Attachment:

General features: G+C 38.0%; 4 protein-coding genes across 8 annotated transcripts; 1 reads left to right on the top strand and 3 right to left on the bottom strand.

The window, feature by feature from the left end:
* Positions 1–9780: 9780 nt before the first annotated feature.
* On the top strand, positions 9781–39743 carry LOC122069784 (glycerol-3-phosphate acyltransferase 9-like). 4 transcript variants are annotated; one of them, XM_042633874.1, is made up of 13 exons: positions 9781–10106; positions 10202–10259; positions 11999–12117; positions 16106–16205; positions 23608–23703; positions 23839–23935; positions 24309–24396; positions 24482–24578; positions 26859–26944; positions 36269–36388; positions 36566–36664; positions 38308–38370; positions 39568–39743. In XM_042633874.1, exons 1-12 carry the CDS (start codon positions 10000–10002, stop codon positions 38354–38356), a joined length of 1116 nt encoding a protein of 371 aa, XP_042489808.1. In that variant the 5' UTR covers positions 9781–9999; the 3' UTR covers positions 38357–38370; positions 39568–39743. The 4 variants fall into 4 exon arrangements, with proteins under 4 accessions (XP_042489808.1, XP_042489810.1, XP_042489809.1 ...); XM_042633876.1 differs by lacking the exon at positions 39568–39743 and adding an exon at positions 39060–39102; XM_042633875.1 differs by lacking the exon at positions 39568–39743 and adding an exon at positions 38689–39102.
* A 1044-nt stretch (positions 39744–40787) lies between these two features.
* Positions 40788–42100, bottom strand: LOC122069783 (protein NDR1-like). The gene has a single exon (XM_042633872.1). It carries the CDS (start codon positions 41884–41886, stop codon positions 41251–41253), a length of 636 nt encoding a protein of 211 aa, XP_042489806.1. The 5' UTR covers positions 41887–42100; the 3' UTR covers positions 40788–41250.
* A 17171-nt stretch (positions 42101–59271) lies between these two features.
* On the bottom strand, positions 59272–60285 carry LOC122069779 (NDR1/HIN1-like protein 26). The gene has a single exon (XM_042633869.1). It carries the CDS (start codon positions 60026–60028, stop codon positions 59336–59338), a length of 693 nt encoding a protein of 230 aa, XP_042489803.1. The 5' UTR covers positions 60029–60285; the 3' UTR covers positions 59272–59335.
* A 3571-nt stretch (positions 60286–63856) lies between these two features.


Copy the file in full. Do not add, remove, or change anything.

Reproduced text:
General features: G+C 38.0%; 4 protein-coding genes across 8 annotated transcripts; 1 reads left to right on the top strand and 3 right to left on the bottom strand.

The window, feature by feature from the left end:
* Positions 1–9780: 9780 nt before the first annotated feature.
* On the top strand, positions 9781–39743 carry LOC122069784 (glycerol-3-phosphate acyltransferase 9-like). 4 transcript variants are annotated; one of them, XM_042633874.1, is made up of 13 exons: positions 9781–10106; positions 10202–10259; positions 11999–12117; positions 16106–16205; positions 23608–23703; positions 23839–23935; positions 24309–24396; positions 24482–24578; positions 26859–26944; positions 36269–36388; positions 36566–36664; positions 38308–38370; positions 39568–39743. In XM_042633874.1, exons 1-12 carry the CDS (start codon positions 10000–10002, stop codon positions 38354–38356), a joined length of 1116 nt encoding a protein of 371 aa, XP_042489808.1. In that variant the 5' UTR covers positions 9781–9999; the 3' UTR covers positions 38357–38370; positions 39568–39743. The 4 variants fall into 4 exon arrangements, with proteins under 4 accessions (XP_042489808.1, XP_042489810.1, XP_042489809.1 ...); XM_042633876.1 differs by lacking the exon at positions 39568–39743 and adding an exon at positions 39060–39102; XM_042633875.1 differs by lacking the exon at positions 39568–39743 and adding an exon at positions 38689–39102.
* A 1044-nt stretch (positions 39744–40787) lies between these two features.
* Positions 40788–42100, bottom strand: LOC122069783 (protein NDR1-like). The gene has a single exon (XM_042633872.1). It carries the CDS (start codon positions 41884–41886, stop codon positions 41251–41253), a length of 636 nt encoding a protein of 211 aa, XP_042489806.1. The 5' UTR covers positions 41887–42100; the 3' UTR covers positions 40788–41250.
* A 17171-nt stretch (positions 42101–59271) lies between these two features.
* On the bottom strand, positions 59272–60285 carry LOC122069779 (NDR1/HIN1-like protein 26). The gene has a single exon (XM_042633869.1). It carries the CDS (start codon positions 60026–60028, stop codon positions 59336–59338), a length of 693 nt encoding a protein of 230 aa, XP_042489803.1. The 5' UTR covers positions 60029–60285; the 3' UTR covers positions 59272–59335.
* A 3571-nt stretch (positions 60286–63856) lies between these two features.